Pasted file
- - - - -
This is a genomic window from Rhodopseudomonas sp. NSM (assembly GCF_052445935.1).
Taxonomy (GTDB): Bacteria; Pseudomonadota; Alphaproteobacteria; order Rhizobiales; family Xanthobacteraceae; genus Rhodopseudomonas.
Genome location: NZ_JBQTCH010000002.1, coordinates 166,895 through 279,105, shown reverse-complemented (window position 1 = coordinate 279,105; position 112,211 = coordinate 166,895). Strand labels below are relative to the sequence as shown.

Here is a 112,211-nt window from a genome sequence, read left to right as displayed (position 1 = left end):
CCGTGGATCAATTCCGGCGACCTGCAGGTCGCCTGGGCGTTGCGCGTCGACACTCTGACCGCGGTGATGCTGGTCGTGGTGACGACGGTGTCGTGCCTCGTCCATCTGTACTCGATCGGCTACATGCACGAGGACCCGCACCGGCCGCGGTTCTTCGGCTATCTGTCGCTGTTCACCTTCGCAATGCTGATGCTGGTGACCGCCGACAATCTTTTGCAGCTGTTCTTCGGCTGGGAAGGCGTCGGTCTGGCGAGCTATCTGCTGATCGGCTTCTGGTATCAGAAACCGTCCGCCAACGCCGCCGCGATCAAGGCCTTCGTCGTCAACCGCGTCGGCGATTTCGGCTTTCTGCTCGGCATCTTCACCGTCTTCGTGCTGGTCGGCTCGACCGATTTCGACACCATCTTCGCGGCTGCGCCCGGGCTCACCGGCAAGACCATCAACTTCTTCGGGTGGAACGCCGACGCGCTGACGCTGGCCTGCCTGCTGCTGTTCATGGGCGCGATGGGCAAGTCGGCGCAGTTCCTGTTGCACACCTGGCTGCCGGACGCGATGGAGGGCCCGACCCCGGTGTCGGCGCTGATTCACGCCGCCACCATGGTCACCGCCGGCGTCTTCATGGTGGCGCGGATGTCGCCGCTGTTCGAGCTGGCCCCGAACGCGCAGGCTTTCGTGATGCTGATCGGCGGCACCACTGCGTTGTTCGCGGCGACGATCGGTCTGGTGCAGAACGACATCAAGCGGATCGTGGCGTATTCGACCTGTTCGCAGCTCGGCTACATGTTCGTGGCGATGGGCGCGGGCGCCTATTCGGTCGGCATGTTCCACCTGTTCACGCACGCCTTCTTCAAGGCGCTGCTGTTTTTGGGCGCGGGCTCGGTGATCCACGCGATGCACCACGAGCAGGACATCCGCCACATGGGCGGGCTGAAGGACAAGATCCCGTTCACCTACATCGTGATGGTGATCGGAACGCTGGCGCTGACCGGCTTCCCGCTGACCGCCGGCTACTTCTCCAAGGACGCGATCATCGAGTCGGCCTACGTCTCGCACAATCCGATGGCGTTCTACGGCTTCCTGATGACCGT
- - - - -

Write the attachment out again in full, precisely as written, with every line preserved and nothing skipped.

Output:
This is a genomic window from Rhodopseudomonas sp. NSM (assembly GCF_052445935.1).
Taxonomy (GTDB): Bacteria; Pseudomonadota; Alphaproteobacteria; order Rhizobiales; family Xanthobacteraceae; genus Rhodopseudomonas.
Genome location: NZ_JBQTCH010000002.1, coordinates 166,895 through 279,105, shown reverse-complemented (window position 1 = coordinate 279,105; position 112,211 = coordinate 166,895). Strand labels below are relative to the sequence as shown.

Here is a 112,211-nt window from a genome sequence, read left to right as displayed (position 1 = left end):
CCGTGGATCAATTCCGGCGACCTGCAGGTCGCCTGGGCGTTGCGCGTCGACACTCTGACCGCGGTGATGCTGGTCGTGGTGACGACGGTGTCGTGCCTCGTCCATCTGTACTCGATCGGCTACATGCACGAGGACCCGCACCGGCCGCGGTTCTTCGGCTATCTGTCGCTGTTCACCTTCGCAATGCTGATGCTGGTGACCGCCGACAATCTTTTGCAGCTGTTCTTCGGCTGGGAAGGCGTCGGTCTGGCGAGCTATCTGCTGATCGGCTTCTGGTATCAGAAACCGTCCGCCAACGCCGCCGCGATCAAGGCCTTCGTCGTCAACCGCGTCGGCGATTTCGGCTTTCTGCTCGGCATCTTCACCGTCTTCGTGCTGGTCGGCTCGACCGATTTCGACACCATCTTCGCGGCTGCGCCCGGGCTCACCGGCAAGACCATCAACTTCTTCGGGTGGAACGCCGACGCGCTGACGCTGGCCTGCCTGCTGCTGTTCATGGGCGCGATGGGCAAGTCGGCGCAGTTCCTGTTGCACACCTGGCTGCCGGACGCGATGGAGGGCCCGACCCCGGTGTCGGCGCTGATTCACGCCGCCACCATGGTCACCGCCGGCGTCTTCATGGTGGCGCGGATGTCGCCGCTGTTCGAGCTGGCCCCGAACGCGCAGGCTTTCGTGATGCTGATCGGCGGCACCACTGCGTTGTTCGCGGCGACGATCGGTCTGGTGCAGAACGACATCAAGCGGATCGTGGCGTATTCGACCTGTTCGCAGCTCGGCTACATGTTCGTGGCGATGGGCGCGGGCGCCTATTCGGTCGGCATGTTCCACCTGTTCACGCACGCCTTCTTCAAGGCGCTGCTGTTTTTGGGCGCGGGCTCGGTGATCCACGCGATGCACCACGAGCAGGACATCCGCCACATGGGCGGGCTGAAGGACAAGATCCCGTTCACCTACATCGTGATGGTGATCGGAACGCTGGCGCTGACCGGCTTCCCGCTGACCGCCGGCTACTTCTCCAAGGACGCGATCATCGAGTCGGCCTACGTCTCGCACAATCCGATGGCGTTCTACGGCTTCCTGATGACCGT